[1]        Sometime during March 1945, as directed by Nazi Party Secretary Martin Bormann, Party Treasurer Franz Xaver Schwarz ordered the pulping of Party personnel files and other records. Sent to several paper mills in the Munich area during March and April were several truckloads of Party finance records to Feinpapierwerk Gebrüder Schuster at Dachau; between 12-25 April five truckloads to Papierwerk Ismaning; from April 18 to 27, 65,815 tons to the Josef Wirth Papier‑Pappen und Wellpappenfabrik at Freimann (see, Major William D. Browne, Third Army OMG Special Branch, an undated comprehensive "Report Covering the Locating, Safeguarding, Collecting and Disposition of NSDAP Records During Period 19 September 1945 to 21 January 1946," Annex A, p.4, in National Archives Record Group 260: Records of Occupation Headquarters, World War II, 1923-72, AG File 1945-46); hereafter cited as "Browne Report."

[2]        Gliederungen, such as SS, SA, HJ (Hitler Jugend).

[3]        Angeschlossene Verbände, such as the Deutsche Arbeitsfront (Labor Front); NSD=Ärztebund (Physicians' Association); NS=Volkswohlfahrt (Peoples' Welfare foundation).

[4]        Betreute Organisationen, such as Deutsches Frauenwerk (Women's Association); and Deutsches Studentenschaft (Students' Association).

[5]        The Reichsstatthalter system somewhat resembled the Spanish Viceroys in Latin America, or the colonial governors installed by the Crown in parts of the British Empire.

[6]        See his Nazi Party Membership (Series 3340, Roll G0050) and SS Officer (Series 3343, Roll 189) files in National Archives Record Group 242, BDC Microfilm Series, courtesy of Michel Thomas' discovery.

[7]        See his Nazi Party Membership (Series 3340, Roll E0144) and SS Officer (Series 3343, Roll 155) files.

[8]        In a way, this symbolizes the fact that the civil government of the Third Reich, like its Wehrmacht armed forces, was a tool of Nazi Party ideology entirely subservient to the will of Adolf Hitler.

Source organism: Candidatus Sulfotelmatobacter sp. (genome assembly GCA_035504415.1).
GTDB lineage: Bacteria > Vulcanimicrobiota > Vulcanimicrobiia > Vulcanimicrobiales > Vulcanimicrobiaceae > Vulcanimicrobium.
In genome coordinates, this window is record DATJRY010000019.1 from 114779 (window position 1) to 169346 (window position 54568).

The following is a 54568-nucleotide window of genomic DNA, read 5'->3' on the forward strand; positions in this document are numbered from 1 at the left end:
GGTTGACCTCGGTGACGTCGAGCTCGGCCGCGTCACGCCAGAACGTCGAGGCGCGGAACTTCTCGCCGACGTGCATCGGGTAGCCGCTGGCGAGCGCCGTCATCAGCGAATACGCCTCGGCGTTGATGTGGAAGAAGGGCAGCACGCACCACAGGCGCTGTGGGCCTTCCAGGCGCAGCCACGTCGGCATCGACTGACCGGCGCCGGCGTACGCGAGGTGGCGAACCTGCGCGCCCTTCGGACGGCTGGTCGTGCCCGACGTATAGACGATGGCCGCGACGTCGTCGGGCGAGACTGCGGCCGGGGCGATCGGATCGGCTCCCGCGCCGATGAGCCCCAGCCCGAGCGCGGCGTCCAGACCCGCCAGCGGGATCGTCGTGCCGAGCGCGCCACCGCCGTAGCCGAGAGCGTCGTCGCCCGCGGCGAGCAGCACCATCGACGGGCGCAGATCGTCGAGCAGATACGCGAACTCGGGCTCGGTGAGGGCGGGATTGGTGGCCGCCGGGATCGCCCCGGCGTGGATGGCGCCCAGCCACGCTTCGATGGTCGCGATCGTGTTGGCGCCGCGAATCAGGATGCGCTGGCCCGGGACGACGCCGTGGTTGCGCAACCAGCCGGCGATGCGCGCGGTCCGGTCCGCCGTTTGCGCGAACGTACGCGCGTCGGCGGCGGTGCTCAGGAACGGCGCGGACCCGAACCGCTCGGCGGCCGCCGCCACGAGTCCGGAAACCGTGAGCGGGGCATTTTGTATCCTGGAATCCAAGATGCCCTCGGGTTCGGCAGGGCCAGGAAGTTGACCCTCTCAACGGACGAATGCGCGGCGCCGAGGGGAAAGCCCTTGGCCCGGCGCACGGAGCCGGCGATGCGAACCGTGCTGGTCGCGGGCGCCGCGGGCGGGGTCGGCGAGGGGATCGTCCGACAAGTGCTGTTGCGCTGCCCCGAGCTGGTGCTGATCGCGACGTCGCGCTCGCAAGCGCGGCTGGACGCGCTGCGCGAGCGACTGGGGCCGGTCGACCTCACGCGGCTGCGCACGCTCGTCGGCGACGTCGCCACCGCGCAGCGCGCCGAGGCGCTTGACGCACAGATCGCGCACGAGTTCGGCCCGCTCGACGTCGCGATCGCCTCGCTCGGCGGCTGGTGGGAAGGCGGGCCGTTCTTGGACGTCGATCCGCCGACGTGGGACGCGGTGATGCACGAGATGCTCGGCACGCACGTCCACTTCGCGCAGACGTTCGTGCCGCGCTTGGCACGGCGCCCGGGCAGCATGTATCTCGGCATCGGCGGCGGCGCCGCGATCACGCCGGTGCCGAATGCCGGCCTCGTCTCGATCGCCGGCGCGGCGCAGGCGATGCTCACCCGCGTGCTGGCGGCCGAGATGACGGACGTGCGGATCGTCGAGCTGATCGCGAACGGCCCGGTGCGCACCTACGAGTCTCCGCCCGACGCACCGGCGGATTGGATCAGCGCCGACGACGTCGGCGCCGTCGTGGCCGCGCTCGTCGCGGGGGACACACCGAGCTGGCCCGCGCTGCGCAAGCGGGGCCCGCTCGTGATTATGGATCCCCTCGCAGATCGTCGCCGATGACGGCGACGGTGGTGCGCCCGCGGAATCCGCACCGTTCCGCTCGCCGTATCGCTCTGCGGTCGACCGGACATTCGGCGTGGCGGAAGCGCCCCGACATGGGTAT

[9]        See his Nazi Party Membership (Series 3340, Roll R123) and SS Officer (Series 3343, Roll 168B) files.

[10]        Stuckart designated their intended repositories as the files of the Bavarian Minister President and State Minister of Interior, respectively, but one Abschrift was filed by the Reichsstatthalter and the other filed by the Minister President (see NA BDC Series 3345, Roll B055, frame 0201).

[11]        Thomas still has the Erlaß he retrieved at Freimann on May 2, 1945; the Urkunde signed by Hitler is missing; it may have been pulped during March or April at one of the paper mills referred to above in footnote 1, on page 4.

[12]        National Archives Record Group 242, Microfilm T-84, Roll 9. They were sent from Munich to the 7th Army Heidelberg Records Center and thence, via USFET Records Center in Frankfurt, shipped to the United States.

[13]        Browne Report, p. 5.

[14]        National Archives BDC Microfilm Series A3345, Roll B055, frames 201-222, cover the Dittmar promotion process from its initiation in March 1944 to its consummation and filing in January 1945; the Abschrift is reproduced on frame 0210, Stuckart's annotation on its obverse on frame 211. By 1994 the entire true Reichsstatthalter in Bayern series was among the records microfilmed at the BDC for deposit in the National Archives.

[15]        Francesco Quaranta's widow stated in a recent interview that her husband did not speak or read German. Walter Wimer, another member of the 45th Division CIC, stated in a sworn Declaration that only about five or six of roughly twenty Agents of the 45th CIC spoke German, including himself and Michel Thomas. Quaranta's ignorance of the German language confirms that he could not have recognized the provenance or investigative importance of the card files on his own.

[16]        History of the Counterintelligence Corps , Volume XXVI,  "CIC in the Occupation of Germany," page 69, declassified 11 August 1976, footnote 108 cites "Rpt from 45th CIC Det to AC of S, G2, Seventh Army, Subjt: `Discovery of Party Documents in Freimann, dtd 20 May 45'. "

[17]        7th Army G5 Detachment E1F3.